You essentially start afresh, because culturally they're very different. The Scottish cop is very different from a Detroit cop, the environment they live in and grew up in is very different. The similarities are that Edinburgh is quite a dominant, Gothic, brooding city and Detroit has its own definite character as well. So as cities, they both have a very strong identity. But it was very schizophrenic when I drowned [Detective] Brendan [McCann] (Michael McGrady). I can remember doing it with Brian McCardie, who played Joe Geddes, drowning the same character in a sink full of lobsters. Whereas this time, we're drowning him in an Italian restaurant, so there are similarities, but essentially it's different.
Time's not moving very fast in the series, especially since there's an investigation unfolding...
The whole thing only takes place over a few weeks, really. And you start to realize that that becomes problematic when, for example, my character does to do a bit of boxing from episode three onwards, and gets a black eye. And I thought, "Great, I'll have a black eye!" And they went, "You do know you'll have to carry that for five episodes?" Because it would take that long to heal. So that's what made me realize it happens in such a short period of time. But that's the magic of TV; you can invent your own timeline. And the intensity of the fact that it happens over such a short period is what makes it enjoyable and keeps it immediate.
While cable's been a little different, the typical American series and season still tends to run quite a bit longer than a U.K. one. What's it been like, having the room to expand the story?
In the U.K., everything is written as two, four, six, eight... the longest I ever did was nine episodes. That was called "Our Friends in the North," and it was a BBC2 program about the state of the nation. Daniel Craig was in it -- whatever happened to him? -- Christopher Eccleston, Gina McKee and me. We were the four kids you follow from the '60s to the '90s. But every episode was written [first]. When we started on day one, we knew what happened at the end of episode nine. We knew exactly what we were going to be shooting and when. That doesn't happen here. Here, you have sort of a Hail Mary -- you begin and you hope for the best. And I had no idea where it would go, and I was fascinated to get the new episode on my mat and find out what was going to happen to my character that week.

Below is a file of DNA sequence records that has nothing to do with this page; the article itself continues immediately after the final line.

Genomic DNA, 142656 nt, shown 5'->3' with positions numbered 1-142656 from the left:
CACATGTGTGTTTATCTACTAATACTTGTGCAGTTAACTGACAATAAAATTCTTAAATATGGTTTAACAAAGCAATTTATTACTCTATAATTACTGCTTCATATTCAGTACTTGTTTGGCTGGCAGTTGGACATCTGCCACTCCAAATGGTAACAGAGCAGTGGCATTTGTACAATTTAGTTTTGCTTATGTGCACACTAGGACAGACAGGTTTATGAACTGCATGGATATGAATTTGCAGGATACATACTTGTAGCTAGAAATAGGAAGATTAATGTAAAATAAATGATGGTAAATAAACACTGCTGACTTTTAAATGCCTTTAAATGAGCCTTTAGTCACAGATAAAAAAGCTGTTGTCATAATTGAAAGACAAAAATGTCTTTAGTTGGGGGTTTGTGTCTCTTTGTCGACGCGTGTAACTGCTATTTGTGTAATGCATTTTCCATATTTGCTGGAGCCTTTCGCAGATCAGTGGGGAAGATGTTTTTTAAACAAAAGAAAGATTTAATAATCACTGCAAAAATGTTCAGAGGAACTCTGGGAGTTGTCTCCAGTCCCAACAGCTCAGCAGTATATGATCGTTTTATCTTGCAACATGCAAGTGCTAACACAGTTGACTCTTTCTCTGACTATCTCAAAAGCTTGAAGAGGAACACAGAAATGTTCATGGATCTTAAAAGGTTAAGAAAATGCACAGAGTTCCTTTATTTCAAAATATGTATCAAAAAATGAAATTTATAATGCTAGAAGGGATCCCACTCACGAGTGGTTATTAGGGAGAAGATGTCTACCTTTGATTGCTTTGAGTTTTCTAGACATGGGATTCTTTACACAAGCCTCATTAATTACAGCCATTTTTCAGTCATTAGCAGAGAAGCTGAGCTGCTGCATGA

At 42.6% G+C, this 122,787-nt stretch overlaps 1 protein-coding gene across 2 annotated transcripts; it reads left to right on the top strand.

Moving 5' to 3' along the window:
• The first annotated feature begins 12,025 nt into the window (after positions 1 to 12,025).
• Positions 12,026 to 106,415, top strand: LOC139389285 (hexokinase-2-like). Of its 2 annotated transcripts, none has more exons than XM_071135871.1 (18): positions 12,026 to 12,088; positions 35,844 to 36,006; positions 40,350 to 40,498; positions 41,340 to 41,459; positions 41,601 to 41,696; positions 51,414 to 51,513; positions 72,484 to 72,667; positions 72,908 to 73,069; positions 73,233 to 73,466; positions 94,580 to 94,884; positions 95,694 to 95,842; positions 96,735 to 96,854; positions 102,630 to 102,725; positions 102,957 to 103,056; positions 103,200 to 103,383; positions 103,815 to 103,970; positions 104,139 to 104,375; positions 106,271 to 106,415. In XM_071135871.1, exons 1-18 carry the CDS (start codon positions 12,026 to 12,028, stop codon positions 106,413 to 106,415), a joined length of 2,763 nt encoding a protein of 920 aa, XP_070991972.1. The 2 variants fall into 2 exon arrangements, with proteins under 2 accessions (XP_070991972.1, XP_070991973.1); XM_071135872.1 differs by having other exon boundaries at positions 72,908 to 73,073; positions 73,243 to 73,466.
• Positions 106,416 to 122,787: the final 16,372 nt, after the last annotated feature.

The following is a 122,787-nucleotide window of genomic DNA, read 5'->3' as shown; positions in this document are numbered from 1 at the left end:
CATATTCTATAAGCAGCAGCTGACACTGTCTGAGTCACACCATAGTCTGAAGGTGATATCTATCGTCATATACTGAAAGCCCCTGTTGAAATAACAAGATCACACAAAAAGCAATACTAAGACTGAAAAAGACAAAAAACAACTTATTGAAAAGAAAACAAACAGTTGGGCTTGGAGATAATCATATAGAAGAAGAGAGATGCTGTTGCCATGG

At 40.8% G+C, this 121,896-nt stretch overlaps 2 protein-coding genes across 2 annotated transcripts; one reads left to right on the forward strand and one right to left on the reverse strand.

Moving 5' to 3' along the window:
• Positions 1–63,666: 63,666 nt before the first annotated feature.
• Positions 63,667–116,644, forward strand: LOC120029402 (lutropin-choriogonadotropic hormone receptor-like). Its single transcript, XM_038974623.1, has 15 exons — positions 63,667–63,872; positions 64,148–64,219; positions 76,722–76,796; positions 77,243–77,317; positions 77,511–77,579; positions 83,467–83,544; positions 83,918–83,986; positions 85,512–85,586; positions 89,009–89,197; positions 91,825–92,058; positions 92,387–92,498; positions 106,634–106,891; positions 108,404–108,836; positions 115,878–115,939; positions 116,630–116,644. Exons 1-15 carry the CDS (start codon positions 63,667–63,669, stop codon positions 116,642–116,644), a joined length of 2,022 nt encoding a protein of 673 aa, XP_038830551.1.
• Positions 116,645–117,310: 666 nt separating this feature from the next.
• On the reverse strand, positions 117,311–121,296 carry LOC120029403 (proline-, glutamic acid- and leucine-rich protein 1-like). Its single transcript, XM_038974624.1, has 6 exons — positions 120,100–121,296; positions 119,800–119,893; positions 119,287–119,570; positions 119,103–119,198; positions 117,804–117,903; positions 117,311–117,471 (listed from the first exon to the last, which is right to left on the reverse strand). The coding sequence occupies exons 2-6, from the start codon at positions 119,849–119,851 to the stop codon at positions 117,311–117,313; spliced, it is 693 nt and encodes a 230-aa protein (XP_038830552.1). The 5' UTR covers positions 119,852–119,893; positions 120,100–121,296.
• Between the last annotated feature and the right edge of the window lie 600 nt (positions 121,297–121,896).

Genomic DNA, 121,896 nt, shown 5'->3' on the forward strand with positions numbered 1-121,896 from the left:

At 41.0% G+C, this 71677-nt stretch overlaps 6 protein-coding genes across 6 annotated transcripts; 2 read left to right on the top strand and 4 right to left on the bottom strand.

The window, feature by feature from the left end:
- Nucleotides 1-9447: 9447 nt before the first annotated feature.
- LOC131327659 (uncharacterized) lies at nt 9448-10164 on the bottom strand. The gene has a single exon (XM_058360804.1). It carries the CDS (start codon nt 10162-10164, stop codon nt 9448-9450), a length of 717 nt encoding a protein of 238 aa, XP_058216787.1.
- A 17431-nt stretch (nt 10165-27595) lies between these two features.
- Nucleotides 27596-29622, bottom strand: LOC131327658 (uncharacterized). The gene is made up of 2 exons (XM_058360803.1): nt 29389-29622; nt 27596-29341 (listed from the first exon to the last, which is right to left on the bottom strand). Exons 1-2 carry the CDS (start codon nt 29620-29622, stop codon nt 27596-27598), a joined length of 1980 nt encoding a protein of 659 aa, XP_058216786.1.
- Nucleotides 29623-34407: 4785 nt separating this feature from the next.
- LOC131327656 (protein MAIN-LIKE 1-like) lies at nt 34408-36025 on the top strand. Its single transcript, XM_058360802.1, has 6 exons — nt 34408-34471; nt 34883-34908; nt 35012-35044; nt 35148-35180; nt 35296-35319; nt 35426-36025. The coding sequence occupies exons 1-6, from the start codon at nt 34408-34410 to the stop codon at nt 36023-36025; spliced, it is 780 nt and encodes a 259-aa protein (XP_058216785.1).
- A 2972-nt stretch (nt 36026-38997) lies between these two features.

I kind of liked that, perhaps because I'm used to the U.K. system, I found this system very exotic and I embraced it, rather than found it to be a problem. I think it's a great way to go because you can adjust stuff as you go along. I suppose what happens is that a lot of preparation goes into the drafting before they become final, whereas here you're kind of doing it on the hoof. But the idea that a character plays a scene in a certain way, and suddenly the writers see in that the potential to enlarge that character in a certain direction, that's brilliant. You can't write that in.
I remember episode four, I was about to go into a room and talk to somebody, and the director came up to me and went, "Just post this. Just ask that guy over there to mail this." And he gives me a parcel. Anyway, it transpires that in the nature of the story I was sending parcels to somebody in episode eight or nine. And it's wonderful that we plant that seed. I had no idea what that was, but it came to fruition later. I love that.
You've managed to have a diverse career, in terms of working in both film and television. Do you consciously look for a way to move back and forth?
It's funny, the idea of actors having a plan for their career, because you tend to sort of take what comes your way. But my trajectory has seemed to taken me into 10 years of theater, then into television with "Our Friends in the North," which was a big break, and then I did a couple of movies, "Syriana" and "Oliver Twist" with Polanski at the same time, that brought me to people's attention and launched me into the movies. Each are separate areas that I've moved through, and really it's been movies for the last eight or nine years. But I don't have any hard and fast rules about what I'm going to do. What tends to happen is that when you're doing movies the TV people don't ask you, and if you're doing TV then the movie people don't want you. It's weird, they're all separate clubs, and I've been very lucky to move in between them.
Over the years I've been asked to do U.S. TV and I've said no, because I didn't want to leave home. But this one I couldn't turn down because it was a part I'd played before, a part I'd created, and it was my part and I did want to take it further, 10 hours instead of three. And I didn't want to see anybody else playing my part. So I couldn't turn it down.